Gregor Murray, a former councilor of Dundee City Council, was reprimanded by a guard dog and found to have disrespected a city council officer.
Murray was Scotland’s only transgender councilor and identify as non-binary, meaning they use the pronouns ‘they/them’ and identify as neither male nor female.
A hearing by the Standards Commission for Scotland today took into account comments and contributions it made on Twitter and in emails to a Council official in March and April 2022.
Paul Walker, Chair of the Standards Commission and Chair of the Hearings Panel, said: “In this case, the panel considered former Murray Councilman’s tweets, which were directed at two members of the public, to be wholly offensive and unfounded.”
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“In addition, the panel believed that former City Councilman Murray’s conduct towards a city council officer was wholly inappropriate and unacceptable.
“The panel accepted that former Councilman Murray was entitled to tell the officer that they no longer wished to have any contact with him.
“However, the panel agreed that it could have done so in a respectful manner without reference to the officer’s assumed personal characteristics.”
At the Dundee hearing, the Standards Commission hearing panel learned that there was no dispute that former Councilor Murray posted a comment on Twitter in response to a tweet from a citizen, saying: “With absolutely no respect what.” anyway, let’s go, TERF”.
The panel noted that there was also no dispute over former Councilman Murray calling another member of the public “C*nt” in a comment posted to Twitter on March 27, 2022.
The panel heard that after receiving an email from a senior council official informing Murray that complaints had been made about her Twitter posts, Murray responded by saying that the council official should “tell anyone who is interested in something,” adding, “For…” For the avoidance of doubt, I’m not one of them.”
They also wrote, “If I ever wanted to hear from more grossly overpaid, overprivileged, seedy white men in politics who are actively working to marginalize marginalized communities, I have absolutely no shortage of choice.”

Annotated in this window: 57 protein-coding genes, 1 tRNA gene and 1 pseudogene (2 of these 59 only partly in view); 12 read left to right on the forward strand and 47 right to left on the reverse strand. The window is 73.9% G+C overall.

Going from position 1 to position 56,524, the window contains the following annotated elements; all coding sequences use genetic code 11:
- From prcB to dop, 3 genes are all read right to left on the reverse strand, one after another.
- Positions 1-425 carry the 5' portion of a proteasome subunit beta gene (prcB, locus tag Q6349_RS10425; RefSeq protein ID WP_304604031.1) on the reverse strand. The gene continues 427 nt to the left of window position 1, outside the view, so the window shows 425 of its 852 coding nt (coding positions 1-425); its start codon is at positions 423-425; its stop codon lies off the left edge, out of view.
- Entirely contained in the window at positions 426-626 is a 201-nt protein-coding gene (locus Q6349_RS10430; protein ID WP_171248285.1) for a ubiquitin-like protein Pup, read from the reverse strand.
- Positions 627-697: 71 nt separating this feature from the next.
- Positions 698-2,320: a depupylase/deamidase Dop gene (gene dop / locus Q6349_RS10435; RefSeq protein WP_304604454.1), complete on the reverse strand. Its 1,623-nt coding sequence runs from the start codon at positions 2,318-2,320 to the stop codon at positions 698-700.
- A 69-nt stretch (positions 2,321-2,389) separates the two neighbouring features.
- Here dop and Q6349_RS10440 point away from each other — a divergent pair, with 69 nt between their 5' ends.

The Code of Conduct for Council Members requires Council members to treat colleagues, Council officers and members of the public with courtesy and respect.
Murray said at the hearing that they felt the public’s comments were transphobic.
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However, the panel concluded that even if this were a truly held belief, it did not mean that Murray had the right to use profanity and derogatory language against them in a public forum and that “they had their views and opinions.” without resorting to profanity.” and personal abuse.”
The panel’s findings said it “agreed that not only that [council] While officers have every right to contact former Cllr Murray and let them know that grievances have been received about them, it was also fair and courteous that he did so.
“The panel was satisfied that the officer’s emails were thoroughly professional and respectful in both tone and content, and felt that former Murray Councilman’s responses were wholly inappropriate and disrespectful.”
It added: “The panel noted that it was uncontested that former Councilman Murray had referenced his assumptions about the officer’s personal characteristics, including his race, gender identity and sexual orientation, in his response.”
“The panel was satisfied that former Councilman Murray indicated that her refusal to engage was based, at least in part, on her assumptions about those traits.”
The panel concluded that Murray had breached the provision in the code, which states that councilors must not unlawfully discriminate on the basis of the various protected characteristics under the Equality Act 2010, which include race, gender and sexual orientation.
The hearing results also said that Murray had shown no remorse, understanding or insight into the impact of his behavior on other people.
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The panel said it would have imposed a “longer suspension” as the appropriate sanction, but could not because Murray is no longer a councilman.
Hence Murray blamed it.
Mr Walker added: “The Standards Commission believes that councilors should be able to express their views and opinions without resorting to profanity and personal slurs.”
Murray previously appeared before the Standards Commission after making comments on Twitter to a member of the public that the panel found “disrespectful” and amounted to “harassment”.
However, taking into account the former SNP politician’s freedom of expression, the hearing ruled that a formal determination of a violation of the code of conduct and the imposition of a sanction could not be “justified”.
Murray was also previously embroiled in an internal SNP dispute after SNP MP Joan McAlpine filed a complaint about abuse she allegedly received on Twitter.